What is Freedom?

In March 2001, a little Jewish girl was killed in Hebron on the West Bank while she sat in her stroller. On a wall near where she died, there is a poem in her memory. According to the Chicago Tribune: It is an elegy to her pinchable cheeks, her sweet smile, her kerchiefed cuteness--and to the urgent need of revenge.

"We will take revenge; we will scream for revenge in body and spirit and await the coming of the Messiah," the poem says. (Chicago Tribune (4-04-01))
That is how people thought of the Messiah in Jesus' day, too. And why they were unprepared for a Messiah who preached repentance and faith, who paid little attention to the Romans, who said he would win freedom by dying for sins.
Those who feel the need to scream out for revenge do not live in true freedom, they live in anger and hate, they live in fear. Sadly, in this great country, many proved their lack of freedom after September 11, 2001. When the nation was injured and the sentiment from many was “We will take revenge; we will scream for revenge in the body and spirit until our military pays them back.
So what is freedom?
The scroll of the prophet Isaiah was handed to him. Unrolling it, he found the place where it is written: "The Spirit of the Lord is on me, because he has anointed me to preach good news to the poor. He has sent me to proclaim freedom for the prisoners and recovery of sight for the blind, to release the oppressed, to proclaim the year of the Lord's favor." Then he rolled up the scroll, gave it back to the attendant and sat down. The eyes of everyone in the synagogue were fastened on him, and he began by saying to them, "Today this scripture is fulfilled in your hearing." (Luke 4:17-21)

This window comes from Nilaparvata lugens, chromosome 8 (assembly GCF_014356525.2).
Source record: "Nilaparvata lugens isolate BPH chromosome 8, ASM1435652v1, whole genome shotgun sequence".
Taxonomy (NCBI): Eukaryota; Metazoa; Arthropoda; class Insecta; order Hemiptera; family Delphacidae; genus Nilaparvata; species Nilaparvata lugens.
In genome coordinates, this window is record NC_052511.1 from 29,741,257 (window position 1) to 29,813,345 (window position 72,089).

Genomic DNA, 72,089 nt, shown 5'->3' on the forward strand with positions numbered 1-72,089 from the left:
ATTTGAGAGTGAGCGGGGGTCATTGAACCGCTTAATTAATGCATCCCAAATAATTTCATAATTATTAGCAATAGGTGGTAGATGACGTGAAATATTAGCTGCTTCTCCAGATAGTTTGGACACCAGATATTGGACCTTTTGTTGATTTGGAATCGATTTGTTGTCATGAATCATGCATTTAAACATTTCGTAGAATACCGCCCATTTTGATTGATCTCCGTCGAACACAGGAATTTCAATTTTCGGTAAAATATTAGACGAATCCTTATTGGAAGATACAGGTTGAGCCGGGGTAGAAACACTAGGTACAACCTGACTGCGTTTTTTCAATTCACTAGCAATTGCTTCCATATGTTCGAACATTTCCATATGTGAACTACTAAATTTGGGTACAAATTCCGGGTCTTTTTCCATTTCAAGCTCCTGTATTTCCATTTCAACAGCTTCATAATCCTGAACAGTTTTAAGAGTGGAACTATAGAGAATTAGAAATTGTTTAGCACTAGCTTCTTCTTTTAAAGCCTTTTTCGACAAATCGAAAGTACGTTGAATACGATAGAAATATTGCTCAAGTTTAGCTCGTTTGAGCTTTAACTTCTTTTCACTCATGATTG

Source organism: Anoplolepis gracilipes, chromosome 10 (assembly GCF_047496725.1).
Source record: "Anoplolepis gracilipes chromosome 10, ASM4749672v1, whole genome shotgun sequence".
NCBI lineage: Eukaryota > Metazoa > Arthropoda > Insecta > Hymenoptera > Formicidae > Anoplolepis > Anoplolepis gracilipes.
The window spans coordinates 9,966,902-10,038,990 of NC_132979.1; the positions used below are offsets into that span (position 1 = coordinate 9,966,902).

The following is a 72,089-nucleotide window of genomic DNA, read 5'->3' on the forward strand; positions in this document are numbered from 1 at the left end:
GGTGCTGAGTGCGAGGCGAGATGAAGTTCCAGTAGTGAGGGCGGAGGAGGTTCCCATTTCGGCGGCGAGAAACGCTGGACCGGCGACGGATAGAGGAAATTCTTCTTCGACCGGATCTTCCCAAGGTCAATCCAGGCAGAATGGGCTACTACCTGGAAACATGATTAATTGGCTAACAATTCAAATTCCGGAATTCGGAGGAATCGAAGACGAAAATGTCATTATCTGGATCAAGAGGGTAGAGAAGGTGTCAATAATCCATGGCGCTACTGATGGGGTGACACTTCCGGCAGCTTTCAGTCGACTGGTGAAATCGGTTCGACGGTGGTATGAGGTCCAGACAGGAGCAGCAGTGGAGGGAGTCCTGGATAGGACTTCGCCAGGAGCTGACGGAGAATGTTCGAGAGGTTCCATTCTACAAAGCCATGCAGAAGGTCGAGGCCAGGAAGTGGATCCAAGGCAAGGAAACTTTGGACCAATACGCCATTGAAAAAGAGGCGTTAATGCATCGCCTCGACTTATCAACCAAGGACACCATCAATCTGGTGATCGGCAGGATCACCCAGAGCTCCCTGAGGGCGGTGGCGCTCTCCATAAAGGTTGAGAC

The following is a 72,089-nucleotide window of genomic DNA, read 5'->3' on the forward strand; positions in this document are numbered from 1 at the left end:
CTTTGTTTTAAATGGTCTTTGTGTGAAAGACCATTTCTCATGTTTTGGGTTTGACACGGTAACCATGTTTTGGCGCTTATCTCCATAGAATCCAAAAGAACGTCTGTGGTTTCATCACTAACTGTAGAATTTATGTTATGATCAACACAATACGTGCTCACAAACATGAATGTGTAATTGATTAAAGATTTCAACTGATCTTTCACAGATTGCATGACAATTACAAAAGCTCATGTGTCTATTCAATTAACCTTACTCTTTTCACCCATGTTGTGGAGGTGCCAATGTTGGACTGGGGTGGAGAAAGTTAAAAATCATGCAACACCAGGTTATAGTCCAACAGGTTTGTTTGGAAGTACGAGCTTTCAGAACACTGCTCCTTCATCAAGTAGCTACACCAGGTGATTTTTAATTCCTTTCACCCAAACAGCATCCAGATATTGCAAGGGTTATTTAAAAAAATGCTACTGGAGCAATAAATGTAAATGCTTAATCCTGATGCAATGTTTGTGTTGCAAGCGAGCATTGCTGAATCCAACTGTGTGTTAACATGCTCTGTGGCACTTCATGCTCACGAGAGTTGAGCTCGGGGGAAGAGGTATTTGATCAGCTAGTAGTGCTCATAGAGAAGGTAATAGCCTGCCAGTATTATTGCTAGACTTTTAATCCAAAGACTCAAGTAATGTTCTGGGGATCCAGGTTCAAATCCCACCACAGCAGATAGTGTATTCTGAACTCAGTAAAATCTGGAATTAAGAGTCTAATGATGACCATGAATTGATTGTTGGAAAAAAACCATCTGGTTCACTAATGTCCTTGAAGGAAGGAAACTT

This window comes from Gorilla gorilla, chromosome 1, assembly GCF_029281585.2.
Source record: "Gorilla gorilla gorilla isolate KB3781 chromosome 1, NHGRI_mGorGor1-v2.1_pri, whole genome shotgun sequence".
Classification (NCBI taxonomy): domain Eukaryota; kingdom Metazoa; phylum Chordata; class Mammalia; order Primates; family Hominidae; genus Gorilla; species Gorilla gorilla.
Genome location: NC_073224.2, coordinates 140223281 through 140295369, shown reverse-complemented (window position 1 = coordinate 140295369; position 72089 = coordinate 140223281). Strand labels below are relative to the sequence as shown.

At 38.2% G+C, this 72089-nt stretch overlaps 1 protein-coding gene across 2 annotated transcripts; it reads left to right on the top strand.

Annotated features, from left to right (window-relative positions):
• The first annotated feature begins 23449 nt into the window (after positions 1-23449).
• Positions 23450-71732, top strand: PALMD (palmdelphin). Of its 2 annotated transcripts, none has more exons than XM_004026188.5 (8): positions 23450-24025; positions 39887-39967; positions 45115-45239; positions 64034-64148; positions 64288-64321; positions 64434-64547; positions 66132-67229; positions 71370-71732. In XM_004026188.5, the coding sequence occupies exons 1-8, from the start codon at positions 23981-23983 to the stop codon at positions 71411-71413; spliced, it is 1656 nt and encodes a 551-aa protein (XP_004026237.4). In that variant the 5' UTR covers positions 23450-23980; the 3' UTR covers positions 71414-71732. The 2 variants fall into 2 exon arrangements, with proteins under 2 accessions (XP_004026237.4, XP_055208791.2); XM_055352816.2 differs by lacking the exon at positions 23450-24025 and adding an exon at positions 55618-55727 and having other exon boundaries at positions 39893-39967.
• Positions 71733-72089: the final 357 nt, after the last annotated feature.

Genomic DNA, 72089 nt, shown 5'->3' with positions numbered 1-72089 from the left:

Jesus was reading from Isaiah 61:1-2. But he stopped before the end of the last sentence. Isaiah actually reads, “to proclaim the year of the LORD's favor and the day of vengeance of our God, to comfort all who mourn,”.
Jesus came to proclaim the Lord’s favor and left off the part about His vengeance. Freedom then is not whether or not you are defended, or avenged for the wrongs done to you. It is when you are released from the penalty for the wrongs you have done to others and to God.
When Jesus said this, the Jews were in bondage to Rome. They were oppressed and that didn’t change until years after Jesus left. So He was clearly NOT speaking of life and liberty and the pursuit of happiness when He said, “Today this scripture is fulfilled in your hearing.